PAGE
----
Gen. Hugh Shelton: Bush Administration Officials Pushed To Go To War With Iraq 'Almost To The Point Of Insubordination'

This Week's Christiane Amanpour talked to former Joint Chief Chair Gen. Hugh Shelton about the rush to invade Iraq by members of the Bush administration which he described as "almost to the point of insubordination." Color any of us that were paying

This Week's Christiane Amanpour talked to former Joint Chief Chair Gen. Hugh Shelton about the rush to invade Iraq by members of the Bush administration which he described as "almost to the point of insubordination." Color any of us that were paying attention at the time not surprised by this latest revelation. The PNAC crowd surrounding him in the White House were pushing to invade Iraq long before Bush was selected by our Supreme Court to be president or becoming members of his Cabinet.

AMANPOUR: Let's go back to when you were Chairman of the Joint Chiefs and even slightly afterwards, when President Bush decided to go to war in Iraq. You talk about it was based on faulty intelligence and indeed on lies and deceit, but you also say something about insubordination. You say, for instance, during meetings, "some people were kept on after Bush had tendered his opinion and issued an instruction based on that opinion. Yet certain strong-willed individuals seemed to disregard him and forge ahead with their own agendas, almost to the point of insubordination." That's a very strong indictment.

SHELTON: Well, there was a very strong push in those days for us to go into Iraq, and there was absolutely no intelligence, zero, that pointed toward -- pointed toward the Iraqis. It was all Al Qaeda, Osama bin Laden. And yet there was an element there that was -- that was pushing to go into Iraq at the same time.

AMANPOUR: But what do you mean by insubordination?

SHELTON: The fact that the president says himself, we're not going to do that right now, let's focus on Afghanistan, the Taliban and Al Qaeda. Yet below the surface, we still had the sentiment that said, let's keep planning for Iraq just in case we can convince him that we can go.

AMANPOUR: And you think they could have convinced him?

SHELTON: Not at that time. I think that, as President Bush told me at Camp David, you know, I just don't see it. You know, we may go get Saddam and take him out, but it will be at a time and place of our choosing. It won't be as a part of the Afghanistan operation. He got it from day one. When he was briefed by the CIA…

AMANPOUR: So you're saying he was pushed into it?

SHELTON: I think eventually that that same drumbeat continued, and Afghanistan, remember, was going very, very well. The drumbeat back here in Washington was still pushing, coming out of the Pentagon, let's go to Iraq, let's get -- take him out. And he finally said, let's go. We walked out on the limb before we could build a coalition of the -- either the United Nations or NATO, one of the two.

AMANPOUR: You're very -- you have some harsh words about then-Secretary of Defense Donald Rumsfeld. Is he part of the group that you are targeting here?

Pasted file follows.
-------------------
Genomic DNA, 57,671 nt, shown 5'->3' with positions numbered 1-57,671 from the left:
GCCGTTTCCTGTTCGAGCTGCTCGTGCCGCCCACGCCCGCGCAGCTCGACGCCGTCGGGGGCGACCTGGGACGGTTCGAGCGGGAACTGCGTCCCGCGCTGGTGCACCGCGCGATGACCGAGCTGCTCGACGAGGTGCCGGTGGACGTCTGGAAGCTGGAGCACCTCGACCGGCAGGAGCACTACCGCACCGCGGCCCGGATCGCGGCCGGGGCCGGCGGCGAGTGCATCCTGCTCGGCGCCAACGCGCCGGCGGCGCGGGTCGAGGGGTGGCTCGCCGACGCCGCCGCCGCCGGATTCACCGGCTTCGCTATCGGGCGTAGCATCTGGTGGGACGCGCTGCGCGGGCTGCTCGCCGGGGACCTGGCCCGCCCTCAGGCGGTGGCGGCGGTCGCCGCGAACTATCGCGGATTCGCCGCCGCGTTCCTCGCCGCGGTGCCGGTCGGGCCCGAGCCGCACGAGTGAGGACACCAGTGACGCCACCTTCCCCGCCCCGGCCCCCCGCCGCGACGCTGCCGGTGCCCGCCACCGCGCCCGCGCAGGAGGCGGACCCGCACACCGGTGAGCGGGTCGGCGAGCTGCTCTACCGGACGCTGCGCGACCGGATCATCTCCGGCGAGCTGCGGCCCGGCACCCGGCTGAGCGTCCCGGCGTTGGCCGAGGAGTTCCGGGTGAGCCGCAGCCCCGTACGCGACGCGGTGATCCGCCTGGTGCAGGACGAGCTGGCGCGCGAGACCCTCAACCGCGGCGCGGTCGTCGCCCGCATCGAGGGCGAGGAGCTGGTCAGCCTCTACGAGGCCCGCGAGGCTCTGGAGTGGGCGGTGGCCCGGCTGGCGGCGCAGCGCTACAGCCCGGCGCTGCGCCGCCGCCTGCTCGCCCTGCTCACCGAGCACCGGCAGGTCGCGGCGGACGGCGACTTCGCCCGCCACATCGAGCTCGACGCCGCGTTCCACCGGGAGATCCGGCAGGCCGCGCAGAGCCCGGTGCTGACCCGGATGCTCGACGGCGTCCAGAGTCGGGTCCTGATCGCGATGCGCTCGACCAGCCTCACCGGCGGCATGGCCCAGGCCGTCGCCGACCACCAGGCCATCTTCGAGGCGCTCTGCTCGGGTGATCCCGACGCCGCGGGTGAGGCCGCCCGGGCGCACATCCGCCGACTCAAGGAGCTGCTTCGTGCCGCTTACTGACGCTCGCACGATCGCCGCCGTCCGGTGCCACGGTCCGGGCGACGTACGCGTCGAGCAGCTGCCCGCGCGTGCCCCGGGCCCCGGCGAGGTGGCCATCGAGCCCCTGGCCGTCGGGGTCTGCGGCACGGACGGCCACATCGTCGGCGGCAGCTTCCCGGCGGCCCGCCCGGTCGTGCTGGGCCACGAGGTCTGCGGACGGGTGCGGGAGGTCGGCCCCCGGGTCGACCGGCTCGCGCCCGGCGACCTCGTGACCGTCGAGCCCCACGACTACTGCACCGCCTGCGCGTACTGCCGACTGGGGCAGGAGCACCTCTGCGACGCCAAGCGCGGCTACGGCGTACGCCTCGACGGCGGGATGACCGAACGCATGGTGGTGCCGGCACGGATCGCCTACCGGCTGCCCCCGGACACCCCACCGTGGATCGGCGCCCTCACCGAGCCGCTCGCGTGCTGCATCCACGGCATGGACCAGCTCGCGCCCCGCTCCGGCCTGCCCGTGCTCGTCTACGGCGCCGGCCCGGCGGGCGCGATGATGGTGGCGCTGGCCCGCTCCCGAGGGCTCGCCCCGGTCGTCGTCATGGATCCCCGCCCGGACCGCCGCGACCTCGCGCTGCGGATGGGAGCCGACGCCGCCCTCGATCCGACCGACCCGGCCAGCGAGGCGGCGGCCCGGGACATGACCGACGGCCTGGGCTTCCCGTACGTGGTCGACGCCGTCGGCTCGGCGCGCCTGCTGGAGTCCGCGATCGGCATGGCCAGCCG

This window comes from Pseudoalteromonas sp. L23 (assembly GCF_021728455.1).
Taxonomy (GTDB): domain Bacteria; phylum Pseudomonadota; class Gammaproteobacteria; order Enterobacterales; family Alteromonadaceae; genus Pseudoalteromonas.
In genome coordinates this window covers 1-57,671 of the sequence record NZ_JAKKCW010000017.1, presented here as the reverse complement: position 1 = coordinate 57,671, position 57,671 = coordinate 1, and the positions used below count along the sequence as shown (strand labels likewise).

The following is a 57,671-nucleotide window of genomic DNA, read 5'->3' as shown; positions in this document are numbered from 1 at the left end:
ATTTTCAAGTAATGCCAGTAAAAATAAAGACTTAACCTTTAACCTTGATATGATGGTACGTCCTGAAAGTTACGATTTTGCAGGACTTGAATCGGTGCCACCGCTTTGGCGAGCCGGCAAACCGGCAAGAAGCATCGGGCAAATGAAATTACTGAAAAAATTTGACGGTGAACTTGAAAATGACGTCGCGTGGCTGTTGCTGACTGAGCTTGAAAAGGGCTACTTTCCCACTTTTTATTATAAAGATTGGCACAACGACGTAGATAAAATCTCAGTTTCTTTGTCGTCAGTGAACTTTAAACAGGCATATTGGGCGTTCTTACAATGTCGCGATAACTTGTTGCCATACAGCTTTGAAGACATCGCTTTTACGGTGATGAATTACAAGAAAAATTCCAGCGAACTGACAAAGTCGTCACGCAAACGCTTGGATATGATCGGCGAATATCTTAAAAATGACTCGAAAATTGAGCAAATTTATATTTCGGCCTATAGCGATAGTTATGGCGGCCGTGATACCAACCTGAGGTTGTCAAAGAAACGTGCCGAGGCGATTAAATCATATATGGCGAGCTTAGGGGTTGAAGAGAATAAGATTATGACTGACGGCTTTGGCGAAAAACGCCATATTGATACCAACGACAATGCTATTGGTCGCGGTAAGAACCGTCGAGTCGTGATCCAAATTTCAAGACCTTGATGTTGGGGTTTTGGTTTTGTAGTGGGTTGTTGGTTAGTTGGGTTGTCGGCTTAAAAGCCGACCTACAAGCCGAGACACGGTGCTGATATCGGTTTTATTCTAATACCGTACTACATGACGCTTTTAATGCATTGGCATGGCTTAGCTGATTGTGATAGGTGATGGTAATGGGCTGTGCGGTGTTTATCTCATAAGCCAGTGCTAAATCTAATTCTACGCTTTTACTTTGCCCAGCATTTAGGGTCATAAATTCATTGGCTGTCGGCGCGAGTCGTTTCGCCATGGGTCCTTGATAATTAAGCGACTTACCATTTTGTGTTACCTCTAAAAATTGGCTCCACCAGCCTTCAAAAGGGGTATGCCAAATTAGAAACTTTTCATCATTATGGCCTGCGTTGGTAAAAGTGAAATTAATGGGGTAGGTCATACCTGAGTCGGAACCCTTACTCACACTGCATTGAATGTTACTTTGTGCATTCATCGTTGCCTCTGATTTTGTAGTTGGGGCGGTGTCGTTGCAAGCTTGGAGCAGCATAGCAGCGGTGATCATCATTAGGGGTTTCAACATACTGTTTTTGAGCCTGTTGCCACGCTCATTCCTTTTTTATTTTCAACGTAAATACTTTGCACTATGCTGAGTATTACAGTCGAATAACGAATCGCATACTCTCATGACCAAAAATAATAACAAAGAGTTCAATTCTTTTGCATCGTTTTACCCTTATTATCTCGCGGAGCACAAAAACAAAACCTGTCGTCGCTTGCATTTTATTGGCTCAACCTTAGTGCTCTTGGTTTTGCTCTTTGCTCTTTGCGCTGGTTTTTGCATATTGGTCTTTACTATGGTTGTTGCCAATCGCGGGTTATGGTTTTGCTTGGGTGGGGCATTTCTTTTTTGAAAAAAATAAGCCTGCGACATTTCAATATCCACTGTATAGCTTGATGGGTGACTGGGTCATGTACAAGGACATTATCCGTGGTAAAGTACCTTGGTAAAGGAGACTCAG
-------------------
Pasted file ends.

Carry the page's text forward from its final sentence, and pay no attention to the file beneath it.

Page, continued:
SHELTON: Well, I personally like Secretary Rumsfeld, but he was part of the group, he and Deputy Secretary Wolfowitz, that continued to push to go into Iraq. And I think that's been documented on a number of occasions.

And here's another "tidbit" he threw in there that doesn't make me exactly feel warm and fuzzy about how our nuclear codes were being protected during the Clinton administration.

AMANPOUR: In your book you write about an extraordinary moment when the nuclear codes seem to have been lost and this was under President Clinton. Describe what happened.

SHELTON: Well he had a team that worked for me and the Joint Chiefs that was responsible for going over and checking the codes and making sure they were there on a monthly basis and we found out that for two consecutive periods that, two consecutive periods that when they went over there was always a reason why the codes were not available. They were in the Oval Office, the President was in a meeting or he was with an important official where they couldn’t get to them right then and our guys accepted that.

And it wasn’t until they went over to have to exchange the codes; physically take one set, give them another one that they couldn’t produce them and it was at that point of course we changed everything instantaneously but did not know for example exactly how long they had been missing.

And making me wonder how much this interview was edited, I transcribed the portion of the video above. It's not included in ABC's transcript. The portion below however, is in ABC's transcript but missing from the video.

AMANPOUR: But you also say that in terms of dealing with defense secretaries that Secretary Rumsfeld was more in the (INAUDIBLE) mold, which you said was, you know, based more on sort of heavy pushing and on those kinds of relationships.

SHELTON: And those were my observations. I've had the opportunity to work for a number of secretaries of defense while I was in Pentagon. And, for example, Secretary Bill Cohen, great team-builders, tremendous leader, (INAUDIBLE), made you want to do things because they were the right things to do and because we all pulled together to get it done.

But the leadership that Secretary Rumsfeld brought was totally different.

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